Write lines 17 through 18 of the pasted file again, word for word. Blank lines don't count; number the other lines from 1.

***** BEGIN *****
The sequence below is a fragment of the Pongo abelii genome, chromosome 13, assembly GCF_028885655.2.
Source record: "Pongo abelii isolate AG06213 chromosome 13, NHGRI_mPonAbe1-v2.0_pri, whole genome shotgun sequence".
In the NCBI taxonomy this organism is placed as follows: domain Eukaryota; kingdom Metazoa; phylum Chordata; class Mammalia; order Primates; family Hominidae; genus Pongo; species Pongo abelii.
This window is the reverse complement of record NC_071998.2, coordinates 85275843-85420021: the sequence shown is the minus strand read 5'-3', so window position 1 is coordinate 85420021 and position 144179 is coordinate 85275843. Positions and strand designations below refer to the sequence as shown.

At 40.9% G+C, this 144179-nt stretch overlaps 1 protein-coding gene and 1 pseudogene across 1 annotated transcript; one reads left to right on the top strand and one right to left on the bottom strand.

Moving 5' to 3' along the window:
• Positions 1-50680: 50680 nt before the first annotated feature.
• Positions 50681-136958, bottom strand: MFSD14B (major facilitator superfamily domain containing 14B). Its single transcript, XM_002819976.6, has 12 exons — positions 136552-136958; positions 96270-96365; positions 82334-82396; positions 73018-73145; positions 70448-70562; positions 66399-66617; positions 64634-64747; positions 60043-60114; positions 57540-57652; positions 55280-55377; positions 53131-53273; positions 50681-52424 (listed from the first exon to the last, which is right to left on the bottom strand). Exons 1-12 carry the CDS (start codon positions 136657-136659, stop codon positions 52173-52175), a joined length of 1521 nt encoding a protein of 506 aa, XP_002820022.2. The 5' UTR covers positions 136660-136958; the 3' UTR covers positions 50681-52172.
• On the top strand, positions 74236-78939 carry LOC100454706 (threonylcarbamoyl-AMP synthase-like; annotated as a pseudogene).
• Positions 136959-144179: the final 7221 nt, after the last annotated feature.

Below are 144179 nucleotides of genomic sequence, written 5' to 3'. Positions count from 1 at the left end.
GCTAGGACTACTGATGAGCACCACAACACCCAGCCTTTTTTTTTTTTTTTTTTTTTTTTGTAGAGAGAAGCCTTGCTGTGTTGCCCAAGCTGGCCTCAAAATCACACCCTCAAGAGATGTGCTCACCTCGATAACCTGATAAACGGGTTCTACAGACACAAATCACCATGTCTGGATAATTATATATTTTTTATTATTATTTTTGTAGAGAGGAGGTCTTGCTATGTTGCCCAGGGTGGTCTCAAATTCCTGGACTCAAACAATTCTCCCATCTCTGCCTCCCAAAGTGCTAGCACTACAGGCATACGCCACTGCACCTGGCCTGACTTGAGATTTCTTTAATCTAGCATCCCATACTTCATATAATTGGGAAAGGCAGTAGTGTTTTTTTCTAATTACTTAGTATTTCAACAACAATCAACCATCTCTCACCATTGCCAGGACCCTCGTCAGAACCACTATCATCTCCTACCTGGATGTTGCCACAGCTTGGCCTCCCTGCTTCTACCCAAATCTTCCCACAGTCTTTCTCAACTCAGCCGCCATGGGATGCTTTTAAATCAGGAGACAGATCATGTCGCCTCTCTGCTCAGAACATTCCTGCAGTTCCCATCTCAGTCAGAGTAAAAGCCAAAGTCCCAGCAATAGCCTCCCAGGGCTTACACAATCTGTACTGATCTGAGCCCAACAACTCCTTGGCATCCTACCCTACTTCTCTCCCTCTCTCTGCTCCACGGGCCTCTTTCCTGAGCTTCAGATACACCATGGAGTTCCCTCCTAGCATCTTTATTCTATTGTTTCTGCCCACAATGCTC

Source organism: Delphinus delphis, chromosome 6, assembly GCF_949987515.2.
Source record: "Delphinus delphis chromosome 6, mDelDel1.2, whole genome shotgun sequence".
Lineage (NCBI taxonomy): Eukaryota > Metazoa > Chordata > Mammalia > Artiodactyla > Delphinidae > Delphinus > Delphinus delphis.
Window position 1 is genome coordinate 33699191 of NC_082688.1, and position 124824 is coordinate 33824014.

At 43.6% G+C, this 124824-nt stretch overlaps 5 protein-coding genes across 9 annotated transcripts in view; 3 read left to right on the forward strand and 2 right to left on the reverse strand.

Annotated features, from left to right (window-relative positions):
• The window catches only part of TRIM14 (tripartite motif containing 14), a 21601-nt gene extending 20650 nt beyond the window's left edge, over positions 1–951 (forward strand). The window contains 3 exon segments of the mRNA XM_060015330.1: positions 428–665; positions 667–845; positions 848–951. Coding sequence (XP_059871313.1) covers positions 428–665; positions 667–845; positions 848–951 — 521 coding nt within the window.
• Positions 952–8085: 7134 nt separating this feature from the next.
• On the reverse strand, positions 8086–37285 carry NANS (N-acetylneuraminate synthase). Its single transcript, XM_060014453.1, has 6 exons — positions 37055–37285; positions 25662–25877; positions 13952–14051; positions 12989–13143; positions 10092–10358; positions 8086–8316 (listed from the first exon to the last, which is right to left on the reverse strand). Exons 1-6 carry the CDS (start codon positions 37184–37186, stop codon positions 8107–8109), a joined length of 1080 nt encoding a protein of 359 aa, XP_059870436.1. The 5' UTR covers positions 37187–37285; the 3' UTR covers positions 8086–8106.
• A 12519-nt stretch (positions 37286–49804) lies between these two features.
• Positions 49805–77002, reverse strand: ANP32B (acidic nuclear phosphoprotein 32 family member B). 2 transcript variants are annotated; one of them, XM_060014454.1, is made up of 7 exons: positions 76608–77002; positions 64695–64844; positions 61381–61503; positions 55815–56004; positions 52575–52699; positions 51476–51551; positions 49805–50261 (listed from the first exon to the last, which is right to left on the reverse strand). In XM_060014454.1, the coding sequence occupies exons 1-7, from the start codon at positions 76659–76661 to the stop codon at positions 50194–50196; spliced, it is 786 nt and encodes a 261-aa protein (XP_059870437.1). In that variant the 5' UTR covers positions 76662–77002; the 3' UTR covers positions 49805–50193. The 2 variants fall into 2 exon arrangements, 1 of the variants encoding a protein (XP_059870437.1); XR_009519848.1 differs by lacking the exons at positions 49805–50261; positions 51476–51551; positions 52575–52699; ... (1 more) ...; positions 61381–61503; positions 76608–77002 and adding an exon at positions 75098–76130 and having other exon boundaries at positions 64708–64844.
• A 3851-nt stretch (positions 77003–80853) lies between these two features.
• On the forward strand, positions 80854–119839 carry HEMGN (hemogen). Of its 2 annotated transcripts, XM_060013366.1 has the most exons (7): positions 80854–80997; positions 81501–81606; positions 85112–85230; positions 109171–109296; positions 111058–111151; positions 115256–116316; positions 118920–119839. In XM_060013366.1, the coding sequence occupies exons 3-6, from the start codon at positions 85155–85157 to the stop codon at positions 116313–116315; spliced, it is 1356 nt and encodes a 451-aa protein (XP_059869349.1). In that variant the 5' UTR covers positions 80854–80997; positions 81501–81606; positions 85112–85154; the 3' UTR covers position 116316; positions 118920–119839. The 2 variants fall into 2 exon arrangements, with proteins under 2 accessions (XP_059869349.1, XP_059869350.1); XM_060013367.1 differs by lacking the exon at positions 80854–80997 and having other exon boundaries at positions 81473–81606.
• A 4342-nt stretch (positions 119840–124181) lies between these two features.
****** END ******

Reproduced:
At 43.6% G+C, this 124824-nt stretch overlaps 5 protein-coding genes across 9 annotated transcripts in view; 3 read left to right on the forward strand and 2 right to left on the reverse strand.

Annotated features, from left to right (window-relative positions):